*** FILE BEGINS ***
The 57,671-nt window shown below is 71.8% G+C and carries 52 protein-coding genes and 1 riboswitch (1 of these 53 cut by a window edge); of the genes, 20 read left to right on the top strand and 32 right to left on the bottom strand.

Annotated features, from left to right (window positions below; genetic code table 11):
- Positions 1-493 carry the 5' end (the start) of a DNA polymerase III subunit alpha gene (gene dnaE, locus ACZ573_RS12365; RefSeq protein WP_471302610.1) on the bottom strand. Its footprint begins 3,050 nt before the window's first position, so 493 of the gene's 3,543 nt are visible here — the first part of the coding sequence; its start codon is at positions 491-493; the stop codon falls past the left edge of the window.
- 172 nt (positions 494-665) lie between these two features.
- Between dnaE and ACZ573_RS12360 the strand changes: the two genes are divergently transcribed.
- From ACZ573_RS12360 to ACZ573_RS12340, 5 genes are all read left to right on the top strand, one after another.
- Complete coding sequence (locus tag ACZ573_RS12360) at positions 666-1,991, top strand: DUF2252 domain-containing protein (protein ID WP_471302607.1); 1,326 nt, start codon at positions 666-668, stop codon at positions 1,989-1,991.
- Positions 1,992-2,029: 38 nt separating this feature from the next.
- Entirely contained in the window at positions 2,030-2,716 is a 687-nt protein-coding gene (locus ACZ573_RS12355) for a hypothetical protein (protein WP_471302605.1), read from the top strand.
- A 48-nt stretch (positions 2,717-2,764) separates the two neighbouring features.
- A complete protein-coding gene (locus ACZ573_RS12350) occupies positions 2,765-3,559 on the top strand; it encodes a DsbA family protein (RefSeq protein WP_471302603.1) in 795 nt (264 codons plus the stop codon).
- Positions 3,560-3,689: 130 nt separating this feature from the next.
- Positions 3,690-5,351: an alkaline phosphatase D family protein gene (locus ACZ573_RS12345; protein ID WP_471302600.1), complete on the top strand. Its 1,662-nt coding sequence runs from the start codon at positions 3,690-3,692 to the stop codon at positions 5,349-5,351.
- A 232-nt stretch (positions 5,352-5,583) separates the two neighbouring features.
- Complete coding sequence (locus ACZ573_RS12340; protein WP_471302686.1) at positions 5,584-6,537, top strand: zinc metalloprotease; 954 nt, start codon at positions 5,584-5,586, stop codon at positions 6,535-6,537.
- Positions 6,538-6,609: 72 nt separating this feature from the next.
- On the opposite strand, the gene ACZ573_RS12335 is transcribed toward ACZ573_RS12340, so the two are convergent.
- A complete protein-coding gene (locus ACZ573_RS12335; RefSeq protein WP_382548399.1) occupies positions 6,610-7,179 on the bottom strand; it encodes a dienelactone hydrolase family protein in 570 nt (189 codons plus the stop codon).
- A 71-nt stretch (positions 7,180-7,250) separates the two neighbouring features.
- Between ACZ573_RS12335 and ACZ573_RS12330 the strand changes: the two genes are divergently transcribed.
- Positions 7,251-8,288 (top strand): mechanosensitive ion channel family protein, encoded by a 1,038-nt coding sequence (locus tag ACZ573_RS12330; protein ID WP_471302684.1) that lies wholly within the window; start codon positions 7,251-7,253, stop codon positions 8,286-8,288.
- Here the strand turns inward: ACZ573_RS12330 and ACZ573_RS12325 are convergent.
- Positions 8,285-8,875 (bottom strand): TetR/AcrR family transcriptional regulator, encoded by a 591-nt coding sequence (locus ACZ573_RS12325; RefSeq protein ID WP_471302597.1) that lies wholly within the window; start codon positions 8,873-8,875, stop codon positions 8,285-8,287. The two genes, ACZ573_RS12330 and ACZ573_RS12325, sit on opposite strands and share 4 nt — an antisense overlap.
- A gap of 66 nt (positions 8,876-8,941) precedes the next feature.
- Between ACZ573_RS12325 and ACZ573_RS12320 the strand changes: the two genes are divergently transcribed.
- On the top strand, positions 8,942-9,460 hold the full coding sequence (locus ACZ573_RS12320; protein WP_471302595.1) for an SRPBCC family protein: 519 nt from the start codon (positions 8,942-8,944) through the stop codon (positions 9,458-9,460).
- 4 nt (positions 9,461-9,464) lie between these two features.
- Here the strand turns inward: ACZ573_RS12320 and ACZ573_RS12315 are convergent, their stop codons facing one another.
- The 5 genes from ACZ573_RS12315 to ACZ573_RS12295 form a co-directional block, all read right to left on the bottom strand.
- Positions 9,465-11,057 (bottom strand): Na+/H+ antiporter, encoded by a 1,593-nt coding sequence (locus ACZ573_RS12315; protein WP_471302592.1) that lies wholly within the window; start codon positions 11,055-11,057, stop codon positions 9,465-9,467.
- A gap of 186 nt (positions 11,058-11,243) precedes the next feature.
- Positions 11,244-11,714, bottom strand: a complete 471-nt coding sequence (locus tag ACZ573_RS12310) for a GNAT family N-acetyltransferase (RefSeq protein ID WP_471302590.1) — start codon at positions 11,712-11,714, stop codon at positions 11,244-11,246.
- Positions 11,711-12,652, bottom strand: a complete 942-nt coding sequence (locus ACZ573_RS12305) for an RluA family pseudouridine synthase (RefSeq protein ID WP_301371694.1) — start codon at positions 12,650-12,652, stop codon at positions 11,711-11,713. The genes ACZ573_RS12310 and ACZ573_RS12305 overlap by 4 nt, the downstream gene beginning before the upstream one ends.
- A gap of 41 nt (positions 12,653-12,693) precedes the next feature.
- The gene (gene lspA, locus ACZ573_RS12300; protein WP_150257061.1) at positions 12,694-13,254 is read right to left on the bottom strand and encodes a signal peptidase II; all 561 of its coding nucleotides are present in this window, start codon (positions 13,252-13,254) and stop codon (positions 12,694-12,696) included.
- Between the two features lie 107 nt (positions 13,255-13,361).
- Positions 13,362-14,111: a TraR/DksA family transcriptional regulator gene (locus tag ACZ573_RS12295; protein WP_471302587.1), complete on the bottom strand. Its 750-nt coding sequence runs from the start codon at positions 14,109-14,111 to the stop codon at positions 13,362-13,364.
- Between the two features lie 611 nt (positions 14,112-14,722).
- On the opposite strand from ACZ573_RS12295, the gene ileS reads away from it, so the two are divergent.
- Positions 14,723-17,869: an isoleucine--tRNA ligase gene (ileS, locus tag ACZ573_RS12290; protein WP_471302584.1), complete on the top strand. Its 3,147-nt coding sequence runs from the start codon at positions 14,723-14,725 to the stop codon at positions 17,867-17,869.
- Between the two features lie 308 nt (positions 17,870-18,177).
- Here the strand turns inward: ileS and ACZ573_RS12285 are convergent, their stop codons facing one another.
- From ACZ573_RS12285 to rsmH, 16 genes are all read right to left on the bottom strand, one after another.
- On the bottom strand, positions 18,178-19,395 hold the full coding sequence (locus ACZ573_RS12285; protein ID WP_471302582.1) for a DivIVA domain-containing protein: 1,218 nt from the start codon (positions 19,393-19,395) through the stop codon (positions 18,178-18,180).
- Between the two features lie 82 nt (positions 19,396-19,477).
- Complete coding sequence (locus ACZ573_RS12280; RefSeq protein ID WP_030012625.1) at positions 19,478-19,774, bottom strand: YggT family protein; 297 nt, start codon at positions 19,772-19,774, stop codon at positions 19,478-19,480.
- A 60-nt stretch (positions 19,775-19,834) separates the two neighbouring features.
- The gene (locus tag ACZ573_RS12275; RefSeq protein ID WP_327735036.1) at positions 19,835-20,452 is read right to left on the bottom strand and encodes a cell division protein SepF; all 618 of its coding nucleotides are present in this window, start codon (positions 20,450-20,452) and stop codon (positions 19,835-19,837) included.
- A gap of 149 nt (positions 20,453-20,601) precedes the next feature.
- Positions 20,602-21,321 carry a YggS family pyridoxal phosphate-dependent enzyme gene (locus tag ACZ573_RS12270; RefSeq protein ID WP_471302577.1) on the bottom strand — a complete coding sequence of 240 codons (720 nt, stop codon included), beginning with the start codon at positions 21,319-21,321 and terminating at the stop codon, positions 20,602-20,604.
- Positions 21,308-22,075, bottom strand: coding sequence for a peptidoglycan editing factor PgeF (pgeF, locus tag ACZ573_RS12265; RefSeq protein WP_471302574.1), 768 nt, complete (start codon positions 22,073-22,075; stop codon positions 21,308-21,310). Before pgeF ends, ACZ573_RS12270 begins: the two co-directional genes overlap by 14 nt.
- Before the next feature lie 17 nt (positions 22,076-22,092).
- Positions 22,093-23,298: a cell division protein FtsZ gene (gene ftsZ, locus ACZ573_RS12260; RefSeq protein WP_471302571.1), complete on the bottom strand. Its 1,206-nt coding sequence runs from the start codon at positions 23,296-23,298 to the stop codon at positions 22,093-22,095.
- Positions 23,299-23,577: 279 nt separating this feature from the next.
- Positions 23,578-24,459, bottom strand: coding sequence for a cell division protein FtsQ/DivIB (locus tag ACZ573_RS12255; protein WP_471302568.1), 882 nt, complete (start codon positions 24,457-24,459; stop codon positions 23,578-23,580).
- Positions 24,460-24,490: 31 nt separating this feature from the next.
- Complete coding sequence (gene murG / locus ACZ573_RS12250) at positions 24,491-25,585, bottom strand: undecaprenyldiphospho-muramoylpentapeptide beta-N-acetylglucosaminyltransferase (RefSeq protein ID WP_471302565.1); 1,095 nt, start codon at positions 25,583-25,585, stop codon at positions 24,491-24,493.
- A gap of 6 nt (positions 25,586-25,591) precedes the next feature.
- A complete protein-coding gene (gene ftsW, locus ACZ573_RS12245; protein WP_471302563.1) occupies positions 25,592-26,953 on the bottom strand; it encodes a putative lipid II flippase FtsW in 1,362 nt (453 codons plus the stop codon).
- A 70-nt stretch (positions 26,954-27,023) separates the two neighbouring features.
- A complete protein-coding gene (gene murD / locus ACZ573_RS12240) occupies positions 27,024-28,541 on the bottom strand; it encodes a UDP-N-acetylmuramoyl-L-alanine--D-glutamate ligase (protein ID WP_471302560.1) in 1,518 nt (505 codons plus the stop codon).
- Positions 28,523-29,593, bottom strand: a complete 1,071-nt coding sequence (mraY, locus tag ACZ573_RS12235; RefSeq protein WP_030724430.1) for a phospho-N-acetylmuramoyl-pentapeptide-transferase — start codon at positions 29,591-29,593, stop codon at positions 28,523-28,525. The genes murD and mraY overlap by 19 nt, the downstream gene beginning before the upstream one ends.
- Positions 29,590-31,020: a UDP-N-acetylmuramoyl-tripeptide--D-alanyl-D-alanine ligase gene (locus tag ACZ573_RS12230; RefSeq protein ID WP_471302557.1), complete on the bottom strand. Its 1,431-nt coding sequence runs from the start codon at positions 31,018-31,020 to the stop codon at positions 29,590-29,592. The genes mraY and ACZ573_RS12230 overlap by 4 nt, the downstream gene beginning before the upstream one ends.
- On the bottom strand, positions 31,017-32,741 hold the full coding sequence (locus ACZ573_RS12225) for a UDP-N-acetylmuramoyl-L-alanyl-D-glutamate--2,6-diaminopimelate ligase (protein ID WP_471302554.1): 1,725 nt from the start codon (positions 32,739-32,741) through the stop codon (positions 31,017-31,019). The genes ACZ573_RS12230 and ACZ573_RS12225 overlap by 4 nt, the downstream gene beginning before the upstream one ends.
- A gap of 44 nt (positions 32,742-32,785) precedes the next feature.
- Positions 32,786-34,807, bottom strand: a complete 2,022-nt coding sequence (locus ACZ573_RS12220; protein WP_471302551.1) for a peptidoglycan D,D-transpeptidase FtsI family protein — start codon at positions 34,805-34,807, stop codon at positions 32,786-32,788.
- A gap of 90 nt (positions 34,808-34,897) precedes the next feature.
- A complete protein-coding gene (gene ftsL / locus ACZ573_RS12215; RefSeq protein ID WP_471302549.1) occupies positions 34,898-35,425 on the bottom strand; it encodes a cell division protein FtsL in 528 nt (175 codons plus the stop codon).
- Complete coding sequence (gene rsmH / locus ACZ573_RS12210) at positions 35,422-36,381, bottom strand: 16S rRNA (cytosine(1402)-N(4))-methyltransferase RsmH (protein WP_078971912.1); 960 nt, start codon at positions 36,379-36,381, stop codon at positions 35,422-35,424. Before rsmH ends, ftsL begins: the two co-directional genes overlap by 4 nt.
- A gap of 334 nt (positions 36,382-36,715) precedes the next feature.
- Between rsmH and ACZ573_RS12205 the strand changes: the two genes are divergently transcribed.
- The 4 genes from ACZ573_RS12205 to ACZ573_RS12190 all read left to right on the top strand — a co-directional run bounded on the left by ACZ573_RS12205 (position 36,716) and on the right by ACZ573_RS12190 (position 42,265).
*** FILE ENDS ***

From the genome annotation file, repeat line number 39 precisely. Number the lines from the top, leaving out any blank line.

- On the opposite strand from ACZ573_RS12295, the gene ileS reads away from it, so the two are divergent.